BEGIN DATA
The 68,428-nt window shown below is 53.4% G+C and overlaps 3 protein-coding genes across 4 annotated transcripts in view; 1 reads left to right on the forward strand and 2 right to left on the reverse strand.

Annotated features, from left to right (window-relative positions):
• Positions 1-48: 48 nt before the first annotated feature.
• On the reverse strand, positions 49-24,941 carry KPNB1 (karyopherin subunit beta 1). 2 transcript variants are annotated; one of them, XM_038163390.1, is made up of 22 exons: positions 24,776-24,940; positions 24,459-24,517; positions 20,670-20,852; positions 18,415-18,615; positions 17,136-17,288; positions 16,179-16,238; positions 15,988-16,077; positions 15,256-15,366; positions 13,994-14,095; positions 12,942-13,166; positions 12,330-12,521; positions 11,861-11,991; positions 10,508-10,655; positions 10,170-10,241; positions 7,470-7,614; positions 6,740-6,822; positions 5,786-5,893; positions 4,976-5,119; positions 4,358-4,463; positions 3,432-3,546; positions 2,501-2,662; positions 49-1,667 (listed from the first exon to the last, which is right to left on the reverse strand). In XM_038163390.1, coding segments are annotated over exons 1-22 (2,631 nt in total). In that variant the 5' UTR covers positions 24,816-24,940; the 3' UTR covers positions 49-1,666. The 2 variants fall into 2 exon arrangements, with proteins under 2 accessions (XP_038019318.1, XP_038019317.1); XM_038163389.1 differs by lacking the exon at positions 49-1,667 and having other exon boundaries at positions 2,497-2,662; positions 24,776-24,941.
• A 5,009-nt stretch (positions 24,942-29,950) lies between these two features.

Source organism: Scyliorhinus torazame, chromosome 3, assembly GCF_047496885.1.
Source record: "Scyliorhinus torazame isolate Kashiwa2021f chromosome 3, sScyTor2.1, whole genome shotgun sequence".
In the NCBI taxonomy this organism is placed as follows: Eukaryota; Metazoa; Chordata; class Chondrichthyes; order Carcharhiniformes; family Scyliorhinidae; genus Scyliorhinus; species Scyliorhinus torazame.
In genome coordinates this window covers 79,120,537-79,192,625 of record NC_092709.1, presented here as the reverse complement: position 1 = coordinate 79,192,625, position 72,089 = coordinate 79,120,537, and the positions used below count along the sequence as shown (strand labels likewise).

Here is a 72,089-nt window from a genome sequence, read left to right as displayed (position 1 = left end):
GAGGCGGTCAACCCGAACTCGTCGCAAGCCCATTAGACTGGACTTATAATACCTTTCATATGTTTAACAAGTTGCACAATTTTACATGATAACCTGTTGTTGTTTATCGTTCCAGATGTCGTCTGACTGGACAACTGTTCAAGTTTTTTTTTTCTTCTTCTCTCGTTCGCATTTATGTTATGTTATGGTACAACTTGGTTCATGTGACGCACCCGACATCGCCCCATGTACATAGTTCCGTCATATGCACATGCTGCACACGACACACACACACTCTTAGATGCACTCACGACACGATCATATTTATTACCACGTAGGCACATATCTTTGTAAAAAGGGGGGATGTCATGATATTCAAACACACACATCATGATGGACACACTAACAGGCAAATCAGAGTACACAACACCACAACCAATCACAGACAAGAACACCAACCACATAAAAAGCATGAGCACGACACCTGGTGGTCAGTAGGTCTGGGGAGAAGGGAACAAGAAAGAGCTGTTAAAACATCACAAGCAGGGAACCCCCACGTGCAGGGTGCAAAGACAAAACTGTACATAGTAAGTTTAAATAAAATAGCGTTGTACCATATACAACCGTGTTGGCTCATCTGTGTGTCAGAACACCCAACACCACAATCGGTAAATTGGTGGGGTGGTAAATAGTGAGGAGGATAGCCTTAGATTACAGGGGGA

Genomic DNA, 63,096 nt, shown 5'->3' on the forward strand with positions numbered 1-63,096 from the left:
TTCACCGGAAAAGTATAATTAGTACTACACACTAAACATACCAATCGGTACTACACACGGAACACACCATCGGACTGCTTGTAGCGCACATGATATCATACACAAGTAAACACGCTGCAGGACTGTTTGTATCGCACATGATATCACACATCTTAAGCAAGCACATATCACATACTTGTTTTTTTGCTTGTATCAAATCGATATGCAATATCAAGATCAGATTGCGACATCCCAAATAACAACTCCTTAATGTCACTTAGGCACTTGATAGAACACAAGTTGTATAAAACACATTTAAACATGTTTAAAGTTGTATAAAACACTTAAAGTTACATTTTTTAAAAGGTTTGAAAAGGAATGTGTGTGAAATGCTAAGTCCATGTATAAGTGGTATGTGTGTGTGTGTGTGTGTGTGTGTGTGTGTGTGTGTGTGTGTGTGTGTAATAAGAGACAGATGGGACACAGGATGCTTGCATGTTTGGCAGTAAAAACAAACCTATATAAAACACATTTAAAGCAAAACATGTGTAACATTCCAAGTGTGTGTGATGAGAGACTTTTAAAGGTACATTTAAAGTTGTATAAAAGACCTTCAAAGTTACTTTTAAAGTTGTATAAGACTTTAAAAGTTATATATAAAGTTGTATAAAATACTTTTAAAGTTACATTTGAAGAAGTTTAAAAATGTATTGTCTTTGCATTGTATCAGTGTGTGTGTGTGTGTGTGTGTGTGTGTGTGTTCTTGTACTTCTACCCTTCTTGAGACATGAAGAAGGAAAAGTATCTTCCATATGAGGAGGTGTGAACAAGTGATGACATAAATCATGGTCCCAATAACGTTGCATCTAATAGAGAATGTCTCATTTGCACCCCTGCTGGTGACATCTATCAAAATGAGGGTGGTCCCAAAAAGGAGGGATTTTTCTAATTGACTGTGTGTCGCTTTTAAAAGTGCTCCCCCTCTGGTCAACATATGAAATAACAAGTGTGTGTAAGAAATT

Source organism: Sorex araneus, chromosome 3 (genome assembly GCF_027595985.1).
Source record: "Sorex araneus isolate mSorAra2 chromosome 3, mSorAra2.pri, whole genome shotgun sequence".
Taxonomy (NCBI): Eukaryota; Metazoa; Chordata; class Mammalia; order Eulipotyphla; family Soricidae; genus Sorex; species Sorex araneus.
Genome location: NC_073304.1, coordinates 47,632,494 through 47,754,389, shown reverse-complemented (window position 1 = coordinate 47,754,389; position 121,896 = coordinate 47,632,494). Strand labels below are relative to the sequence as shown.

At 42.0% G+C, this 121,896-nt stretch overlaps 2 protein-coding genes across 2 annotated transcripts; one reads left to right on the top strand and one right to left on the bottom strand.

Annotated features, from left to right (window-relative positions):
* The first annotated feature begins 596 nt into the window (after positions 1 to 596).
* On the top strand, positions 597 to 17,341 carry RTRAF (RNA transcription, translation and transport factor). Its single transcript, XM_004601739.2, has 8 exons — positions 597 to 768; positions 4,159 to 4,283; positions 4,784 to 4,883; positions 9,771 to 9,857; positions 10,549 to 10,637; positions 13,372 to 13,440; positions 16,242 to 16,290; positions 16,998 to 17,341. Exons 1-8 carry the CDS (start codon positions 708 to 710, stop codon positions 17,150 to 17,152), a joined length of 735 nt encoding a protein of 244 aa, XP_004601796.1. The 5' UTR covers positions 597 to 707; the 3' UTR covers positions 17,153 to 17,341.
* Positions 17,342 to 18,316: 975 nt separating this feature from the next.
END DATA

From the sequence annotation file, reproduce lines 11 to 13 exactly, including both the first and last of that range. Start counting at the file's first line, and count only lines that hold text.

GAGGCGGTCAACCCGAACTCGTCGCAAGCCCATTAGACTGGACTTATAATACCTTTCATATGTTTAACAAGTTGCACAATTTTACATGATAACCTGTTGTTGTTTATCGTTCCAGATGTCGTCTGACTGGACAACTGTTCAAGTTTTTTTTTTCTTCTTCTCTCGTTCGCATTTATGTTATGTTATGGTACAACTTGGTTCATGTGACGCACCCGACATCGCCCCATGTACATAGTTCCGTCATATGCACATGCTGCACACGACACACACACACTCTTAGATGCACTCACGACACGATCATATTTATTACCACGTAGGCACATATCTTTGTAAAAAGGGGGGATGTCATGATATTCAAACACACACATCATGATGGACACACTAACAGGCAAATCAGAGTACACAACACCACAACCAATCACAGACAAGAACACCAACCACATAAAAAGCATGAGCACGACACCTGGTGGTCAGTAGGTCTGGGGAGAAGGGAACAAGAAAGAGCTGTTAAAACATCACAAGCAGGGAACCCCCACGTGCAGGGTGCAAAGACAAAACTGTACATAGTAAGTTTAAATAAAATAGCGTTGTACCATATACAACCGTGTTGGCTCATCTGTGTGTCAGAACACCCAACACCACAATCGGTAAATTGGTGGGGTGGTAAATAGTGAGGAGGATAGCCTTAGATTACAGGGGGA

Genomic DNA, 63,096 nt, shown 5'->3' on the forward strand with positions numbered 1-63,096 from the left:
TTCACCGGAAAAGTATAATTAGTACTACACACTAAACATACCAATCGGTACTACACACGGAACACACCATCGGACTGCTTGTAGCGCACATGATATCATACACAAGTAAACACGCTGCAGGACTGTTTGTATCGCACATGATATCACACATCTTAAGCAAGCACATATCACATACTTGTTTTTTTGCTTGTATCAAATCGATATGCAATATCAAGATCAGATTGCGACATCCCAAATAACAACTCCTTAATGTCACTTAGGCACTTGATAGAACACAAGTTGTATAAAACACATTTAAACATGTTTAAAGTTGTATAAAACACTTAAAGTTACATTTTTTAAAAGGTTTGAAAAGGAATGTGTGTGAAATGCTAAGTCCATGTATAAGTGGTATGTGTGTGTGTGTGTGTGTGTGTGTGTGTGTGTGTGTGTGTGTGTGTGTAATAAGAGACAGATGGGACACAGGATGCTTGCATGTTTGGCAGTAAAAACAAACCTATATAAAACACATTTAAAGCAAAACATGTGTAACATTCCAAGTGTGTGTGATGAGAGACTTTTAAAGGTACATTTAAAGTTGTATAAAAGACCTTCAAAGTTACTTTTAAAGTTGTATAAGACTTTAAAAGTTATATATAAAGTTGTATAAAATACTTTTAAAGTTACATTTGAAGAAGTTTAAAAATGTATTGTCTTTGCATTGTATCAGTGTGTGTGTGTGTGTGTGTGTGTGTGTGTGTTCTTGTACTTCTACCCTTCTTGAGACATGAAGAAGGAAAAGTATCTTCCATATGAGGAGGTGTGAACAAGTGATGACATAAATCATGGTCCCAATAACGTTGCATCTAATAGAGAATGTCTCATTTGCACCCCTGCTGGTGACATCTATCAAAATGAGGGTGGTCCCAAAAAGGAGGGATTTTTCTAATTGACTGTGTGTCGCTTTTAAAAGTGCTCCCCCTCTGGTCAACATATGAAATAACAAGTGTGTGTAAGAAATT